Cargo ships spoof location data to violate government sanctions
As U.S. economic sanctions have widened and tracking software has become more common, some cargo ships have found new ways to go unnoticed.
An increasingly common approach is to “spoof”, or use the registration data and identity of another vessel, sometimes sunk or out of service, to avoid complying with sanctions.
A Cypriot-flagged tanker named Berlina was captured using this method when questioned near a Caribbean island, but was spotted at the same time in Venezuela packing crude oil on the ship. US sanctions prohibit such actions.
Nine additional tankers, some of whom had connections with the owner of the Berlina, demonstrated similar discrepancies between a location at sea and simultaneous changes in the weight of the vessel which indicate that they were loaded with crude oil, the Associated press reported.
Maritime intelligence agency Windward investigated the Berlina and concluded that its methods could become standard practice for other groups seeking to circumvent US sanctions.
“We think it’s going to catch on really quickly because it’s so efficient and easy,” Windward co-founder Matan Peled said in an interview. “And it’s not just a maritime challenge. Imagine what would happen if small planes started adopting this tactic to hide their real locations?”
For more information on The Associated Press, see below.
Under a United Nations maritime treaty, ships over 300 tonnes have been required since 2004 to use an automated identification system to avoid collisions and assist with rescues in the event of a spill or accident at sea. Tampering with its use is a major offense that can result in official sanctions for a vessel and its owners.
But this maritime security system has also become a powerful mechanism for tracking vessels engaged in illegal fishing or transporting sanctioned crude oil to and from places subject to US or international sanctions such as Venezuela, Iran and Korea. North.
In the ensuing cat-and-mouse game, the advent of false-trail digital ghosts could give the bad actors the upper hand, said Russ Dallen, head of Miami-based Caracas Capital Markets brokerage, who follows maritime activity near Venezuela. .
“It’s pretty clear that the bad guys will learn from these mistakes and next time they will leave a digital trail that looks more like reality,” said Dallen, referring to some of the anomalies that Windward detected, like the sudden 180 turn. degrees. . “The only way to verify its true movement will be to have a physical view of the ship, which is time consuming and expensive.”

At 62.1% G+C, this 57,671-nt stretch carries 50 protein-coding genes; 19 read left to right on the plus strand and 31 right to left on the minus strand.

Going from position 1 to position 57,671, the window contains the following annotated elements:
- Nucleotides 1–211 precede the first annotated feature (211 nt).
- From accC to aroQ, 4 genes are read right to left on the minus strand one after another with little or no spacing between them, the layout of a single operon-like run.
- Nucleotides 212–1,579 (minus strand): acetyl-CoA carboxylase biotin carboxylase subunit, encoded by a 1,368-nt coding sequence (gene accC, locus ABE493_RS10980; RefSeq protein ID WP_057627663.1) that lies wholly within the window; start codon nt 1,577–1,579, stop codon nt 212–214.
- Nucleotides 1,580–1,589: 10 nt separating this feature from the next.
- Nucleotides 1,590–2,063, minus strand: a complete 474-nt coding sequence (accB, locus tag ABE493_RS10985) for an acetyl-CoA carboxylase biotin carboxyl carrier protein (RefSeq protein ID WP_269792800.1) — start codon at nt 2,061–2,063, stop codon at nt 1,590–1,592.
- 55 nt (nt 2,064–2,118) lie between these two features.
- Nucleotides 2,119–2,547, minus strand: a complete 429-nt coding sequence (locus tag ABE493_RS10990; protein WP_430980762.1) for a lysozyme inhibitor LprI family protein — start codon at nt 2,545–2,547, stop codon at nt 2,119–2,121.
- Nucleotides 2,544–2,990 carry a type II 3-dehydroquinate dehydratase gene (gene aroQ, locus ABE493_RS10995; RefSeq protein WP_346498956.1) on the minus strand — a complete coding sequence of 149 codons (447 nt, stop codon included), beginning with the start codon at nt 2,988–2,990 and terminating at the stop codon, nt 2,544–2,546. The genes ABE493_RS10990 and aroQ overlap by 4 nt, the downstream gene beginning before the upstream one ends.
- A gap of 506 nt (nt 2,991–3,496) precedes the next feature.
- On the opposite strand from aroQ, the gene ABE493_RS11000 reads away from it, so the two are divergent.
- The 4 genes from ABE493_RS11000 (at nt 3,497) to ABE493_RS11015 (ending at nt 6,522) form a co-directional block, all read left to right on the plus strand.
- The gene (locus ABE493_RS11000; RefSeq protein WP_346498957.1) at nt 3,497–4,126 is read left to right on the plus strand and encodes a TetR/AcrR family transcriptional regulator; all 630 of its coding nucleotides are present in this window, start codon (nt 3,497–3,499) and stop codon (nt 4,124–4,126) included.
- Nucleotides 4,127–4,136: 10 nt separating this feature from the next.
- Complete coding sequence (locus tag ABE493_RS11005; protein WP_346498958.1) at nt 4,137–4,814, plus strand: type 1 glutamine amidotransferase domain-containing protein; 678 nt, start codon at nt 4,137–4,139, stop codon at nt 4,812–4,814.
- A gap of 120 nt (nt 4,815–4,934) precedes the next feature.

The Berlina never reported a stopover while floating in the Caribbean. Nonetheless, on March 5, the draft – indicating the level at which it passes through the water – indicated by its identification system dropped from 9 meters to 17 meters (30 feet to 60 feet), suggesting that it had been loaded with oil.
Is this a manipulation or a malfunction?
While the Berlina’s journey remains a mystery, Vortexa, a London-based energy cargo tracker, determined that the tanker loaded at the Venezuelan port of Jose on March 2, then headed for Asia. In addition, Windward has also confirmed the delivery of crude through two sources.
Two months later, on May 5, the Berlina unloaded its crude on a ship-to-ship transfer to a floating storage vessel, the CS Innovation, according to Vortexa. CS Innovation remains off the coast of Malaysia, where the transfer took place, and has undertaken a number of ship-to-ship transfers in the meantime, making it almost impossible to know where Venezuela’s oil will end up.
Adding to suspicion, the Berlina and at least four of the nine other ships involved in the Caribbean voyage earlier this year are linked to the same Greek company, according to Windward. And all 10 vessels transferred the countries in which they were registered – another common ploy used to make it more difficult to track ships – to Cyprus within four months of handling fleet tracking information.
the AP could not find the contact details of the manager or owner of the Berlina ship, both based in the port city of Piraeus, near Athens.
Peled said Berlina’s activities may never have been detected without a tip received from an external source that she did not identify.
But the know-how acquired through the investigation allowed him to identify other recent examples of falsification of location, including one in January, when a ship he did not identify was spotted in the process of load Iranian crude on Kharg Island while it was broadcasting an offshore location elsewhere. in the Persian Gulf.
While the U.S. government has more resources than commercial companies to uncover such deceptive practices, it will require additional effort.
“This suggests the length to which rogue actors are willing to go, to hide their activities,” said Marshall Billingslea, Assistant Secretary of the Treasury for Terrorist Financing under the Trump administration and former Assistant Under Secretary of the Navy. “This is a worrying trend and given the sheer volume of shipping traffic is going to introduce a lot more noise into the system.”